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How Do You Become a Social Worker?

February 22, 2018

Whether you are looking for your first career and want to make a difference in the world, or you are already employed but looking for a more meaningful occupation, a career in social work is worth exploring. But how do you become a social worker? Regardless of where you’re starting, follow this checklist to launch yourself on the path toward this meaningful and fulfilling profession.

Step 1: Complete Your Education

Many prospective social workers wonder how much education is necessary to embark on this career. The answer is that it varies. Some social workers begin their journey by earning a Bachelor of Social Work (BSW), which serves as preparation for an entry-level position in the field.

However, most social workers who wish to move beyond entry-level work and take on supervisory roles earn a Master of Social Work (MSW). The MSW degree is also a requirement for anyone who wants to pursue clinical social work. The good news is that you do not have to have a BSW in order to enter a graduate program in social work. If you already have a degree in social work, you may be able to finish a master’s program more quickly, but in general, you can have a bachelor’s degree in any field and still earn your MSW.

Much like a bachelor’s program, a graduate program in social work combines both classroom learning and fieldwork. Graduate programs tend to be more specialized, however, allowing you to focus on a specific area, such as individual and family practice or group work. The specialization you select will guide your course selection and typically determines the electives that you take.

Any good social work program will include practica, fieldwork, and/or internships where you will put your knowledge into practice. Not only are these experiences valuable to your education, they are also important for networking. You may find that you click with the team where you do your fieldwork, and they just might have a place for you (or could help connect you to other organizations) after you graduate.

Step 2: Get Licensed

Depending on where you live, you may be required to have a license in order to call yourself a social worker or even to qualify for social work jobs.1 In some cases, you may be able to work in the field without a license, while other states not only require a license, but will only issue one to those who have an MSW. You will have to research the requirements for becoming a social worker in your state, which may include passing an exam to demonstrate your knowledge.

The license you earn depends on your level of education. Those with a bachelor’s degree can have a Licensed Bachelor of Social Work (LBSW), while a master’s degree will make you eligible for the Licensed Master of Social Work (LMSW). The highest levels of licensure are the Licensed Master of Social Work-Advanced Generalist (LMSW-AG) and the Licensed Clinical Social Worker (LCSW), which require exams and supervised social work experience.2 Again, because every state has its own requirements, you’ll need to determine which rules apply to you based on where you want to work.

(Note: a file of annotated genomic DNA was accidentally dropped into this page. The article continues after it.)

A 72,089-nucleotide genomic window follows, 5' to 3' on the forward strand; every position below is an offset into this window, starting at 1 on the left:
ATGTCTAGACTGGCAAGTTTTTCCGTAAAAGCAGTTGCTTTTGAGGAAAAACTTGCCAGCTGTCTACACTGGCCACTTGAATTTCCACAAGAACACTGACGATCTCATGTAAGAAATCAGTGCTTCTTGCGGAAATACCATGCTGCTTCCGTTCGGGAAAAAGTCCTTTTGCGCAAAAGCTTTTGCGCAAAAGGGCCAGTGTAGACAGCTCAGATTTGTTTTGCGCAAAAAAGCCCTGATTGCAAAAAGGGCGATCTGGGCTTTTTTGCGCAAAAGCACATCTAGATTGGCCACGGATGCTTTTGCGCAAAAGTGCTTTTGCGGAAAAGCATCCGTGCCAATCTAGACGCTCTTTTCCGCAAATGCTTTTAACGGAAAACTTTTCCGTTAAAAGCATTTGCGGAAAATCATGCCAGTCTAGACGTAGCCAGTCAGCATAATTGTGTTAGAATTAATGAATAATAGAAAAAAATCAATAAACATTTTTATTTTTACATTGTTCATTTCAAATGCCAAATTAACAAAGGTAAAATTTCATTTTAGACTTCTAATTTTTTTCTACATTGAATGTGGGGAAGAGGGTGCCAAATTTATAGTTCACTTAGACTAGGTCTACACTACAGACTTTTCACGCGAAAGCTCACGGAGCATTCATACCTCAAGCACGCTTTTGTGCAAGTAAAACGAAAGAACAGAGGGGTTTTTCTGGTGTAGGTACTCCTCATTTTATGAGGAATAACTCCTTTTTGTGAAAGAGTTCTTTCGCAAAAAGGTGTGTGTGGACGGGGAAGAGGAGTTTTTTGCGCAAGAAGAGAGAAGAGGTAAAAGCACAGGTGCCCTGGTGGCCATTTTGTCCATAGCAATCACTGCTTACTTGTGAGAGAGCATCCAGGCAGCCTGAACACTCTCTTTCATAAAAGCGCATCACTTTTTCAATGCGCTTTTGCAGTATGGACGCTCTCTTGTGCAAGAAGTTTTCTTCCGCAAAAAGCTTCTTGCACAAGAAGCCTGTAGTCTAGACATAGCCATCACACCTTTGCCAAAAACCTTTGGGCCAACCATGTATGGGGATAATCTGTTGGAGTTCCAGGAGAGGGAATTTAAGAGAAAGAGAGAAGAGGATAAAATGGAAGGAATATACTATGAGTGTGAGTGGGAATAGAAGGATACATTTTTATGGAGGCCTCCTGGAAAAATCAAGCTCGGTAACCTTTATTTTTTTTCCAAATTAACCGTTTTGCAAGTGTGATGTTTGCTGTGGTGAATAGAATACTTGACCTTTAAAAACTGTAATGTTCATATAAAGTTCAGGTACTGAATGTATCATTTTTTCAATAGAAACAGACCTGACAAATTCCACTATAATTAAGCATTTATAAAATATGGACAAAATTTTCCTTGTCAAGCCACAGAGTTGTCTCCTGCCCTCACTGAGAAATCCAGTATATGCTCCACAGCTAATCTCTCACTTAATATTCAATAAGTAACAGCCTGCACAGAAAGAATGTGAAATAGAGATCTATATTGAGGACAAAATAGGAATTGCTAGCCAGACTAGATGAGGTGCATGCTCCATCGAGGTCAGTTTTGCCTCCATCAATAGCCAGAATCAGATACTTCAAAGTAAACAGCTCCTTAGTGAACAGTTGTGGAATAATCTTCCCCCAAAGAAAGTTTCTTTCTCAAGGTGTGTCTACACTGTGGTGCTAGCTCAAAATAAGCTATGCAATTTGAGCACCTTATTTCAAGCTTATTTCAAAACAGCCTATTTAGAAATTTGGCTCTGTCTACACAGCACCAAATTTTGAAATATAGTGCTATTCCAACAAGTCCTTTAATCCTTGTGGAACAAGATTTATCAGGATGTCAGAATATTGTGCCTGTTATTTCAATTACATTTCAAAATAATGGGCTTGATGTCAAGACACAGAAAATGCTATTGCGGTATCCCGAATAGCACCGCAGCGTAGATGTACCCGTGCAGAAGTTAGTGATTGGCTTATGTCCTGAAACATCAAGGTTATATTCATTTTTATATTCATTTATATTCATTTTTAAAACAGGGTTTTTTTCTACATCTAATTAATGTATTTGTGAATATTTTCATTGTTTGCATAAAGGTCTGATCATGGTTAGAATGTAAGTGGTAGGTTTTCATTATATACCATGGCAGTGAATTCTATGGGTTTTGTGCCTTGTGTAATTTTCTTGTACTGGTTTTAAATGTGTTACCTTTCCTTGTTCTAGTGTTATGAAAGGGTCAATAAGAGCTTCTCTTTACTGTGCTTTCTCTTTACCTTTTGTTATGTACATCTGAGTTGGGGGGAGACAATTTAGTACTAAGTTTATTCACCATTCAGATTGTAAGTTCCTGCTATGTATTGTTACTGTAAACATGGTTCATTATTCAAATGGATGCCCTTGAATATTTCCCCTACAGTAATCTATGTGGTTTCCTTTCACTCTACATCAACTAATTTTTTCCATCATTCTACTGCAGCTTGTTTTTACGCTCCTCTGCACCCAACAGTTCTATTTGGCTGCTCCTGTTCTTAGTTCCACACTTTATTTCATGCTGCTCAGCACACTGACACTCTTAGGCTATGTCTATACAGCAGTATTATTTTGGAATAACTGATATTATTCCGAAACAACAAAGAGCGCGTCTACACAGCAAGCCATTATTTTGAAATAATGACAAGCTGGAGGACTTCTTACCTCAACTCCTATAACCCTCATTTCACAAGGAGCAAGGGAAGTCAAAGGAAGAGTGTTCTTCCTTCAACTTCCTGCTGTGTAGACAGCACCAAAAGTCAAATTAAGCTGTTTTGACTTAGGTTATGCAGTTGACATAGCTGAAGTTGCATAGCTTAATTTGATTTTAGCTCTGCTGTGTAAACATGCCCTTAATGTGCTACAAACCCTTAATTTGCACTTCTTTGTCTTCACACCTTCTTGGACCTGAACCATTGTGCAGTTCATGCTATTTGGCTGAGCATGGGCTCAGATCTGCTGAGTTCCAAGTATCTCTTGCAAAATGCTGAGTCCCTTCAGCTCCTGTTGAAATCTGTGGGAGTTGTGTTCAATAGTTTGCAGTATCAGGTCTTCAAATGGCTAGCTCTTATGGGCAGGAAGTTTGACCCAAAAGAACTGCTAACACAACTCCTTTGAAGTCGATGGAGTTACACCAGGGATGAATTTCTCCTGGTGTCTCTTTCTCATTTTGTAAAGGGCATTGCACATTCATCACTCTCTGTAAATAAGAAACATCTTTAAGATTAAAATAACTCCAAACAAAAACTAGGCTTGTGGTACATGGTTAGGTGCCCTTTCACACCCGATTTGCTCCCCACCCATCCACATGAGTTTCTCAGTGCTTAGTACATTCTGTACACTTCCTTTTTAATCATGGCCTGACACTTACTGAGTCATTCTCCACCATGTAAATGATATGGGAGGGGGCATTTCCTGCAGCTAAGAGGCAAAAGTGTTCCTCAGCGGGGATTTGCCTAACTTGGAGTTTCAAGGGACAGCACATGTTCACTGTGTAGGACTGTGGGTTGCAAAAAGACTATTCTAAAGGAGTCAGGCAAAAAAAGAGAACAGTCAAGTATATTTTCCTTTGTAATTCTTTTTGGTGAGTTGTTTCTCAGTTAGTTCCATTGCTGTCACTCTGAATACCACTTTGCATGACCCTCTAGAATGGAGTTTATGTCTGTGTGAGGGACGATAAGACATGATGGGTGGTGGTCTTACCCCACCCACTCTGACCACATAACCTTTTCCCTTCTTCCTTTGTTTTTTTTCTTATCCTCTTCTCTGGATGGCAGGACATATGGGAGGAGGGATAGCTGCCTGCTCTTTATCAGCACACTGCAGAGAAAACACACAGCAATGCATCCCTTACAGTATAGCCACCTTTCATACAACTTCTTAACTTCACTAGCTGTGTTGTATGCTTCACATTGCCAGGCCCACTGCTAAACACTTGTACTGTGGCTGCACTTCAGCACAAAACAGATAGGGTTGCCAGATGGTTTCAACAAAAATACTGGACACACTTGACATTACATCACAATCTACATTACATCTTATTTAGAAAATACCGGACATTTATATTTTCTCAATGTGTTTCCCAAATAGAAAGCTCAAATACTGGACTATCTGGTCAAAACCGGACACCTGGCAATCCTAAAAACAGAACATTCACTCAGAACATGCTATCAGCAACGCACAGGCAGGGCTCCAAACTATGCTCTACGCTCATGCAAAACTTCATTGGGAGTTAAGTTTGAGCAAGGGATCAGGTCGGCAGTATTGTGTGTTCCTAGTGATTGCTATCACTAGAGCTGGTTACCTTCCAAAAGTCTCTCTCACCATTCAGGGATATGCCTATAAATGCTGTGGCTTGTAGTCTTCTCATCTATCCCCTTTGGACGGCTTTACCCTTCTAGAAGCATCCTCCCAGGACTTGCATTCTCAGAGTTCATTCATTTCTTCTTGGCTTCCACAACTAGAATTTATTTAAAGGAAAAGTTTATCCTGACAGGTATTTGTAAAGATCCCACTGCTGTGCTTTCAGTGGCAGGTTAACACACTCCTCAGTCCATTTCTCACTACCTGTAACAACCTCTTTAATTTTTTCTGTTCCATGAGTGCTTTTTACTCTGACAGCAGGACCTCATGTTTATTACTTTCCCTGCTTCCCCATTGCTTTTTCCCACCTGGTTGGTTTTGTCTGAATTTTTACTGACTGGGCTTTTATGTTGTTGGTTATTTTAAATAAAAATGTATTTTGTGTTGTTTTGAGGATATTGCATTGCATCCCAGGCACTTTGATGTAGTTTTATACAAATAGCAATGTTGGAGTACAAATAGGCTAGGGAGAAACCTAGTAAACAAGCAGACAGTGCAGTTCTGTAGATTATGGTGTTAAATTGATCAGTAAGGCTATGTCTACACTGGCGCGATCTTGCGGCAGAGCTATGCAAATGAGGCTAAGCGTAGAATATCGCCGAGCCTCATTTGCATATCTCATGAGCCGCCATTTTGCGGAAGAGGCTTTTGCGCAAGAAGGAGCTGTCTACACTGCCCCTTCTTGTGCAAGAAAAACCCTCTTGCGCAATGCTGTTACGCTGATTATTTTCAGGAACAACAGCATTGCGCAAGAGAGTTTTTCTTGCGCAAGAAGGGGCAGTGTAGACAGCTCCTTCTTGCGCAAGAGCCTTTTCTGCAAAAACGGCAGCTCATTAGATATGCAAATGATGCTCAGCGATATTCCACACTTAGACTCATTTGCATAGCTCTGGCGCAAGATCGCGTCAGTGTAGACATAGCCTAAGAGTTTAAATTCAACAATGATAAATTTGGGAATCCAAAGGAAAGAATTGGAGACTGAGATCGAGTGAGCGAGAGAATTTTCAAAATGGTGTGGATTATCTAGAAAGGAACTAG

Keep in mind as well that maintaining a valid license also generally requires completing ongoing continuing education. So, while your master’s degree in social work can take as little as two years, becoming a social worker is a lifelong commitment to learning.

Step 3: Find a Job

Once you have completed your education and training, the next step on your journey is to find a job. While many new social workers tend to focus their searches on schools, hospitals and public agencies, there are often positions to be found in other areas. For example, insurance companies often hire social workers to serve as case managers or to provide services to policyholders. Law enforcement, churches, advocacy groups and nonprofits might also have jobs for social workers.

For clinical social workers with some experience, private practice is also a viable option. Tap into your network to find positions that might not be advertised, and consider taking temporary, per diem or even volunteer positions to build your experience and make contacts that could lead to employment.

Being a social worker is a rewarding job, and one that welcomes both those trained in social work at the undergraduate level and career changers. If you have the determination and passion for helping others that this field requires, you can begin working on your degree and making progress toward a career right away.

If you’re interested in learning more about how to become a social worker, contact Yeshiva University and learn about getting your MSW online from our CSWE-accredited program.

1 Retrieved on February 21, 2018, from socialworkguide.org/licensure/
2 Retrieved on February 21, 2018, from socialworkguide.org/licensure/